And here is where I find myself getting lost over and over again, feeling discouraged and wondering whether thinking this idealistic nonsense about “what matters” is even worth my precious time. Not to mention, this kind of introspection can be incredibly uncomfortable. Looking at oneself honestly and critically takes a very unique kind of courage that takes time to develop. Reevaluating what I really care about means putting at risk the very principles that I’ve lived by, and that means admitting the possibility that I’ve been mistaken. In short, reflecting on one’s values and decisions places oneself in a most vulnerable state. Lately I’ve been asking myself questions like, What does it mean for me to feel shame at getting a low grade despite trying my hardest? Why do I measure myself relative to the academic/professional success of my peers? How come I’ve known friend X for so long but we never talk about anything beyond what’s mundane and humorous?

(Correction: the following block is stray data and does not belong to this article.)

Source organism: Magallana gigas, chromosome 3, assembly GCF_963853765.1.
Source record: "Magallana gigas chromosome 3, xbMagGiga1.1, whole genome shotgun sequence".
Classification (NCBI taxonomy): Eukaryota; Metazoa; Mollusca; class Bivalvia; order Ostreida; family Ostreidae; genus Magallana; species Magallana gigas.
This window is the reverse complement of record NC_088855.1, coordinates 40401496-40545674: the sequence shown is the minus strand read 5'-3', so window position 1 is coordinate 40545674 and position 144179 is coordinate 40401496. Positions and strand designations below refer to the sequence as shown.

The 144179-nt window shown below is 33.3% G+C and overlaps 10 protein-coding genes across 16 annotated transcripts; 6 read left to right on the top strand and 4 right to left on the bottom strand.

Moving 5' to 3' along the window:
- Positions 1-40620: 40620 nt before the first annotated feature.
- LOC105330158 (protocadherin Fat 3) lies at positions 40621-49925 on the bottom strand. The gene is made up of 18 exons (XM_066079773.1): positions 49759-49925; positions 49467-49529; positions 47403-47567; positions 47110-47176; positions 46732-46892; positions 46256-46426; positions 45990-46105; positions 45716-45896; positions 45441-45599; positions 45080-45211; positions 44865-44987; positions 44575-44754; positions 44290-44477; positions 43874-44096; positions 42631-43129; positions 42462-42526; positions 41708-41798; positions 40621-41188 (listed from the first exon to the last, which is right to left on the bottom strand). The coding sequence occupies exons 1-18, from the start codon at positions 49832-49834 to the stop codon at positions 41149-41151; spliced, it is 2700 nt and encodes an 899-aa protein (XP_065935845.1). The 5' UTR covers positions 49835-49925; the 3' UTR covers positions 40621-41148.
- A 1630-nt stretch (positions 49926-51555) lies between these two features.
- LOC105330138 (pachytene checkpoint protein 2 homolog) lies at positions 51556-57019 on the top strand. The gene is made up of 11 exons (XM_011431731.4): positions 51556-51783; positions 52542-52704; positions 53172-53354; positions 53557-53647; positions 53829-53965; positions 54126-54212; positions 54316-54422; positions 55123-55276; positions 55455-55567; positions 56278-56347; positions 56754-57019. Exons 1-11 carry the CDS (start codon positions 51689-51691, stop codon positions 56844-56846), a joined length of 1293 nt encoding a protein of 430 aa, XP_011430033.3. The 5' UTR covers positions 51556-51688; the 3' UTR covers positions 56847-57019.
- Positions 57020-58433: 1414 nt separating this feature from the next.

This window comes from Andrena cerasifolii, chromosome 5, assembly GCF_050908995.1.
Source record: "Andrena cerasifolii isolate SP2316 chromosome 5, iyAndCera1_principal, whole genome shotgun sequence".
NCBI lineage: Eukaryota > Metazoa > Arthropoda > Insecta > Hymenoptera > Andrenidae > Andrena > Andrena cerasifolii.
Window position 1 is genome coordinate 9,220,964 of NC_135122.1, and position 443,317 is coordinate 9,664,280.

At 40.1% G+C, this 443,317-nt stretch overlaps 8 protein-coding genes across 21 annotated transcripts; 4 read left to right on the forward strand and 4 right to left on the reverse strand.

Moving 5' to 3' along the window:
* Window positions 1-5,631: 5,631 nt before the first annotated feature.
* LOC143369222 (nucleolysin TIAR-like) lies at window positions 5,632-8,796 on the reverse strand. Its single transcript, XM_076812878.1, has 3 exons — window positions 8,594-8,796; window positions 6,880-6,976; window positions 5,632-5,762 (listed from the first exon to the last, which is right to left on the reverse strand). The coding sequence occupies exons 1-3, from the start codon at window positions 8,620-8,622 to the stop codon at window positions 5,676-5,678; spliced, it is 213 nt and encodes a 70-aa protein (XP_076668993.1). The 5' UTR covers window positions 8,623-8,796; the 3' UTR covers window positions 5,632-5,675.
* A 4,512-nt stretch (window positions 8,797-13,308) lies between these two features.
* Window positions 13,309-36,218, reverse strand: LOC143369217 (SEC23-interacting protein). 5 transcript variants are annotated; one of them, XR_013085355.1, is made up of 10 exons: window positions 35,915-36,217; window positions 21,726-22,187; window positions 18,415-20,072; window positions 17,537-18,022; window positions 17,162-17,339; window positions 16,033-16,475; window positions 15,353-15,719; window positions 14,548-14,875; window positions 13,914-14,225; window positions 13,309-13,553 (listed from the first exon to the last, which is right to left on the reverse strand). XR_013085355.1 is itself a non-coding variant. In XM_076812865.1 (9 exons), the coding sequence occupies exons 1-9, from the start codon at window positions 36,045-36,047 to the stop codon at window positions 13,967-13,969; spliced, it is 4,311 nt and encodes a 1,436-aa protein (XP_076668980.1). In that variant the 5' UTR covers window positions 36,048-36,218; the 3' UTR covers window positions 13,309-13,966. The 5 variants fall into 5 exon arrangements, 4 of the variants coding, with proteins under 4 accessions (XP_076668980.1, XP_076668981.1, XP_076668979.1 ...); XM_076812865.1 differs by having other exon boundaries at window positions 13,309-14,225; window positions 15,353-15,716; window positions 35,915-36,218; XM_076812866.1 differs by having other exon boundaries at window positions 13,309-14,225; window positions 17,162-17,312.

I’m guessing that many college students never reach the point of uncomfortable self-questioning and unconsciously adopt the values that are most prevalent in their culture. At Yale, these tend to be material values; high grades, an impressive resume, lots of “friends”, and a hyperactive social life. After Yale, later in life, what’s important will be professional success, reputation, a six-digit salary, and the type of decadent lifestyle that would make any onlooker envious. We’ve all encountered this type of careerist attitude. And I’m not pretending that I’m totally immune to this attitude either. There does exist a very real necessity in securing financial stability. But the importance of material success is exaggerated. I usually only ever hear mention of the following career paths: becoming a doctor, lawyer, engineer, programmer, banker, and consultant. At dinner parties, when parents ask “What’s your major?”, they’re expecting to hear something like “econ” or “computer science” or “premed”. When I say “philosophy,” they give me a strange look and they don’t know what to say to me.